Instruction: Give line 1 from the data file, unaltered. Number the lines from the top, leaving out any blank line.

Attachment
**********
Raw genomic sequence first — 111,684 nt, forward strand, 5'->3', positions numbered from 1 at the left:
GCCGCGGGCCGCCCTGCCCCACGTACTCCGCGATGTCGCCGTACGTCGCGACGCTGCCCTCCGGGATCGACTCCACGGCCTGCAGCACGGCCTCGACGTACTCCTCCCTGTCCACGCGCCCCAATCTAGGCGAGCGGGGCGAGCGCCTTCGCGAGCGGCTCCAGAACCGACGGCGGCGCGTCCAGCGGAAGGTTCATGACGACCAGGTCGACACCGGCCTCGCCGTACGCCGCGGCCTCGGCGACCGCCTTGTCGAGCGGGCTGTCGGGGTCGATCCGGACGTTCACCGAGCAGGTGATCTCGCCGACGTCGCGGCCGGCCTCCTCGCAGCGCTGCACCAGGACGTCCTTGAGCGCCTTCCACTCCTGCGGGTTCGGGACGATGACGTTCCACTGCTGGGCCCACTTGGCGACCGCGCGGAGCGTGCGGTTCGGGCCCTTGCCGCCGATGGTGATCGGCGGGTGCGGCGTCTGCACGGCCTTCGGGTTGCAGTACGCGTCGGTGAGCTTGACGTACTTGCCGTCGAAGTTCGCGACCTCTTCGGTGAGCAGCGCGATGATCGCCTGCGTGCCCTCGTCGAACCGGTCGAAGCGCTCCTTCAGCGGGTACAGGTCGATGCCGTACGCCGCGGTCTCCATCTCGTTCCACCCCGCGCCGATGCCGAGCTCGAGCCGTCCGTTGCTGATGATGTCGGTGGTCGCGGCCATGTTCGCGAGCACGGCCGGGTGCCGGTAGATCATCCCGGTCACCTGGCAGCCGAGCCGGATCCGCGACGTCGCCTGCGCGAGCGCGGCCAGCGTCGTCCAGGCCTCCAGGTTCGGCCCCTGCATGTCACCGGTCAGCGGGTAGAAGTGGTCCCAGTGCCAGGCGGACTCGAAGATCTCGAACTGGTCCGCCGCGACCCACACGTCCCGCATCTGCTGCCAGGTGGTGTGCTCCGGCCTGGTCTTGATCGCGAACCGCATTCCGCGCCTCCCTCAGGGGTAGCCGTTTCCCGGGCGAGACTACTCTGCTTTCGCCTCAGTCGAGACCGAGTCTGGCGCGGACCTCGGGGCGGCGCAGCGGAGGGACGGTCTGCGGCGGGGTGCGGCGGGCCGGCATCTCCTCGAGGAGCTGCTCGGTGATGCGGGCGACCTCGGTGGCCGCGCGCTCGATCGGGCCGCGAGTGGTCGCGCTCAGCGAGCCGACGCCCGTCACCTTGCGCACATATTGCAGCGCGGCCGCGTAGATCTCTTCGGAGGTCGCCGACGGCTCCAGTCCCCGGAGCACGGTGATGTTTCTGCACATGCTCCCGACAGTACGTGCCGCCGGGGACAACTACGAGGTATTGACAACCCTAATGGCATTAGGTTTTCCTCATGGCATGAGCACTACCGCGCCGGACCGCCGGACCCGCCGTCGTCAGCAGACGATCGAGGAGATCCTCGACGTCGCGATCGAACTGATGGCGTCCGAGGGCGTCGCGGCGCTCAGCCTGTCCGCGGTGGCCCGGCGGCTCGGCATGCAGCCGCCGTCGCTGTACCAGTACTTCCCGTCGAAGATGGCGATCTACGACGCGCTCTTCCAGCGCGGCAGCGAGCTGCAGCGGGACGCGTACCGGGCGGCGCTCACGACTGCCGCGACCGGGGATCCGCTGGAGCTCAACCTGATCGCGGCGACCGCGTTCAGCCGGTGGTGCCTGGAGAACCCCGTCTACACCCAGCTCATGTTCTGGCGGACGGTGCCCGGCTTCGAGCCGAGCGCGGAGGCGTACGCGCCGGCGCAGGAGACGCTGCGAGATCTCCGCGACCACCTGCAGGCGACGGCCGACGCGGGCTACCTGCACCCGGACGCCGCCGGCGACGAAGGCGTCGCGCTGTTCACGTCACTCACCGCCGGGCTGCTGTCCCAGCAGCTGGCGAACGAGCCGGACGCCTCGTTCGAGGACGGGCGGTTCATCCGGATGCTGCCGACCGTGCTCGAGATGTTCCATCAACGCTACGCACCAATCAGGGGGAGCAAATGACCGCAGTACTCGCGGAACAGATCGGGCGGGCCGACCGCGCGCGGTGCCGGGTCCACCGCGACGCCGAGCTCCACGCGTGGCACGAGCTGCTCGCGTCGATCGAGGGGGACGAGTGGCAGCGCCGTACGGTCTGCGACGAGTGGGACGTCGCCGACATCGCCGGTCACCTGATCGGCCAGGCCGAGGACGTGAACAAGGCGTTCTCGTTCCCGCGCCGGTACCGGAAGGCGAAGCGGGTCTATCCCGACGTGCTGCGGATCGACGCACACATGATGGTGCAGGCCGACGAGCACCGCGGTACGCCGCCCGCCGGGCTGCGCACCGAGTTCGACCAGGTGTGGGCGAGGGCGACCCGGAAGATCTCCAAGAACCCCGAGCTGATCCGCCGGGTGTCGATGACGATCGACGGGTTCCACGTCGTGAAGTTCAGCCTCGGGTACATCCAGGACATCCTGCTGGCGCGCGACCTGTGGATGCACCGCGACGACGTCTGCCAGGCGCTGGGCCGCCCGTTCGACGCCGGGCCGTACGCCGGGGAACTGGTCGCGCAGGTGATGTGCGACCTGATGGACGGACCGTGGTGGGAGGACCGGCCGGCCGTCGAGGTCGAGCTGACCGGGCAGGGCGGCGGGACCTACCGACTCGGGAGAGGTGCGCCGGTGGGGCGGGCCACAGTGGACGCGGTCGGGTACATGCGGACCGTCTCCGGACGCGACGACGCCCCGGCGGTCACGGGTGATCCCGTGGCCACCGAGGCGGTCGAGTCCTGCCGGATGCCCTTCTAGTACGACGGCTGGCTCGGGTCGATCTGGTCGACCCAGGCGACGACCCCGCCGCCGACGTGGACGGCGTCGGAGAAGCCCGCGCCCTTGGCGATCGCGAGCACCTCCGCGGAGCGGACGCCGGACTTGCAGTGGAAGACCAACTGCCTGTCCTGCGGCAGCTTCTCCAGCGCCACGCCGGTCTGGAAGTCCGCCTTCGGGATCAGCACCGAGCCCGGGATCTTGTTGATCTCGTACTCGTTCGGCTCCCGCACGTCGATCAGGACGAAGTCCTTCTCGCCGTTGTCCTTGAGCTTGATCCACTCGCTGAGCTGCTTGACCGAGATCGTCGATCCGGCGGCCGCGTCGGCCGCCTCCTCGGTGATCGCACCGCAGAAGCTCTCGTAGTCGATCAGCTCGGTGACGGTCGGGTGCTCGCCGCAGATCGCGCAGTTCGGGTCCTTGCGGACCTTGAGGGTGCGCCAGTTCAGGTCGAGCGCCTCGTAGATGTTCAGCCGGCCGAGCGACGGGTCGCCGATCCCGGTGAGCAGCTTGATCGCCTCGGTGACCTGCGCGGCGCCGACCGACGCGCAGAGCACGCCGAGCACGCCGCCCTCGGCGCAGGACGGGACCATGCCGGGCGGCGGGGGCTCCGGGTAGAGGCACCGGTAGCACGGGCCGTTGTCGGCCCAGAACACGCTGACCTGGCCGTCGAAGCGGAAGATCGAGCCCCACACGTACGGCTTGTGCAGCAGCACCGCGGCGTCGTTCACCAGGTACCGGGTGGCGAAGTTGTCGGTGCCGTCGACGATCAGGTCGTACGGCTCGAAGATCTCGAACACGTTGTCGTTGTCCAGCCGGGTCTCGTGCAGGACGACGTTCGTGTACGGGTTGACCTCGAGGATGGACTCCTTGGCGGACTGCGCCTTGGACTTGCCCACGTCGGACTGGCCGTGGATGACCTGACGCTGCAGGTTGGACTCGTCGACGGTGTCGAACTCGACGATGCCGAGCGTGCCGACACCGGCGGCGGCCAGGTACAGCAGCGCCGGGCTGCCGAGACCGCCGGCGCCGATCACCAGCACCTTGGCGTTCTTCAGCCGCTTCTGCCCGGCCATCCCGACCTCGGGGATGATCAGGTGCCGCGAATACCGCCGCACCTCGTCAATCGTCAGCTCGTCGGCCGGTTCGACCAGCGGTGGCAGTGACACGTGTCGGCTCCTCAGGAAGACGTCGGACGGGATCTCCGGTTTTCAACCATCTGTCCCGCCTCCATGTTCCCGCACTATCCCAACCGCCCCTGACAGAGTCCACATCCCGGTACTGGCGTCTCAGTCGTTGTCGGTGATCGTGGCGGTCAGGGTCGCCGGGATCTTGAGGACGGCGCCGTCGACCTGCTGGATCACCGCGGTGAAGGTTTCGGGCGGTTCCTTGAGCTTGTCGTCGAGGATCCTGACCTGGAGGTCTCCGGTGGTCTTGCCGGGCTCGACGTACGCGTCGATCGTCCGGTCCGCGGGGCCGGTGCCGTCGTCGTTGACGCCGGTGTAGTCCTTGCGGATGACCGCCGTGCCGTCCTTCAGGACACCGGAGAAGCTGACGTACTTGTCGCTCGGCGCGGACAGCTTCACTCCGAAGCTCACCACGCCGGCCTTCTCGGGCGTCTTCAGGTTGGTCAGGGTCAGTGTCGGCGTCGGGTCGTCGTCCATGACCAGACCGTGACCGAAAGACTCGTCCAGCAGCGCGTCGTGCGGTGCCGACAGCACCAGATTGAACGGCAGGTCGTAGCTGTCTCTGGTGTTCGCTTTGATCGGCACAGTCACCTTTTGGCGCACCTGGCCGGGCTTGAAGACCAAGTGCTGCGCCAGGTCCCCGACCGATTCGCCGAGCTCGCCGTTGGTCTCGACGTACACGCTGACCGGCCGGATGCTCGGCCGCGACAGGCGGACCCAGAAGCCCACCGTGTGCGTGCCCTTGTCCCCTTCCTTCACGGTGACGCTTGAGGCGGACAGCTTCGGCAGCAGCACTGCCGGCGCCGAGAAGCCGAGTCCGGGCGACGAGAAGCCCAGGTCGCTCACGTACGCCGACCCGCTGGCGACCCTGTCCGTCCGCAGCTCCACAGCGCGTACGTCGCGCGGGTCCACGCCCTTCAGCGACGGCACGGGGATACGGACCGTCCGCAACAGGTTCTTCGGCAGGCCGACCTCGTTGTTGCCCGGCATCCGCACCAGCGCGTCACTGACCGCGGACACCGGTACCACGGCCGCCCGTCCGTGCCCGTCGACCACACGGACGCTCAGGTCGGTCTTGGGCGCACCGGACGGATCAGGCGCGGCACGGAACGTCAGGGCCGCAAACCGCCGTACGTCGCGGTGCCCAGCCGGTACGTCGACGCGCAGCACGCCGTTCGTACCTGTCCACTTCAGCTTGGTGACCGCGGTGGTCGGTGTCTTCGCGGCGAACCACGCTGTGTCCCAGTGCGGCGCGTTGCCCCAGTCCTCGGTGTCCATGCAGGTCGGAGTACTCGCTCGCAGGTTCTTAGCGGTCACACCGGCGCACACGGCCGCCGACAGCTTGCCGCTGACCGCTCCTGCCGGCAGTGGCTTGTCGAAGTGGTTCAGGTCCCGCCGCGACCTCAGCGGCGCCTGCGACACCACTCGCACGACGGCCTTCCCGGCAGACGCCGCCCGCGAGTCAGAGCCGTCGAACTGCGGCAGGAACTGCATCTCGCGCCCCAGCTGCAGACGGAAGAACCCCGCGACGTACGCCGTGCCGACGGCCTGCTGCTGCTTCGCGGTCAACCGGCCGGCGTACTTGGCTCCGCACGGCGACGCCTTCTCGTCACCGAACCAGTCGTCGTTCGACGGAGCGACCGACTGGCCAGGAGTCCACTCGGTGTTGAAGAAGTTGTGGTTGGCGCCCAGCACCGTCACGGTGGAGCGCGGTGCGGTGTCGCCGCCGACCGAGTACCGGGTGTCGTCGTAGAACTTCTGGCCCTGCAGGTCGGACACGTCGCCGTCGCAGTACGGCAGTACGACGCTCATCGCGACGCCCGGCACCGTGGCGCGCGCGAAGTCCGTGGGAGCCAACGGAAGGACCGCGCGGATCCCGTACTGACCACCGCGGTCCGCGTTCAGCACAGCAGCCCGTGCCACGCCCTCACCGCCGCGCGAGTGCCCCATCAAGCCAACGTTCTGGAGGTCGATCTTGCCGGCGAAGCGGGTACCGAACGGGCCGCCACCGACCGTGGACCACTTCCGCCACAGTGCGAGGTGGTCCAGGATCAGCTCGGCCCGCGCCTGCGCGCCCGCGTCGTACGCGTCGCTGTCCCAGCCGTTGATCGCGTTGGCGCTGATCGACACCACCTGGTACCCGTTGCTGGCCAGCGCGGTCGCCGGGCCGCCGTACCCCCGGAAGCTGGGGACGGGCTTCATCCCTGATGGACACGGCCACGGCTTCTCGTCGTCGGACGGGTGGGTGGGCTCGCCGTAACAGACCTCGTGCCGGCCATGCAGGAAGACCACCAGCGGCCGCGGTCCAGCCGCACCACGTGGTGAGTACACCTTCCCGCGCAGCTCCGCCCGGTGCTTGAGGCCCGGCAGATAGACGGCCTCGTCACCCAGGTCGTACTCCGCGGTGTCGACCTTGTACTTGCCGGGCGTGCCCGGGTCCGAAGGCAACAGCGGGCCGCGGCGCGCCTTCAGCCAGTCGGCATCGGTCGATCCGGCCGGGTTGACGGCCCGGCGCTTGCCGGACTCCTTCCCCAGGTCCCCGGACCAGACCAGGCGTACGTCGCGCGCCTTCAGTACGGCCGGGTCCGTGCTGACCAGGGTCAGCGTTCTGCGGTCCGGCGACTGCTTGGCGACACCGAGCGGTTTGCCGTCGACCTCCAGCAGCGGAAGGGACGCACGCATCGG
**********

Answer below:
Raw genomic sequence first — 111,684 nt, forward strand, 5'->3', positions numbered from 1 at the left: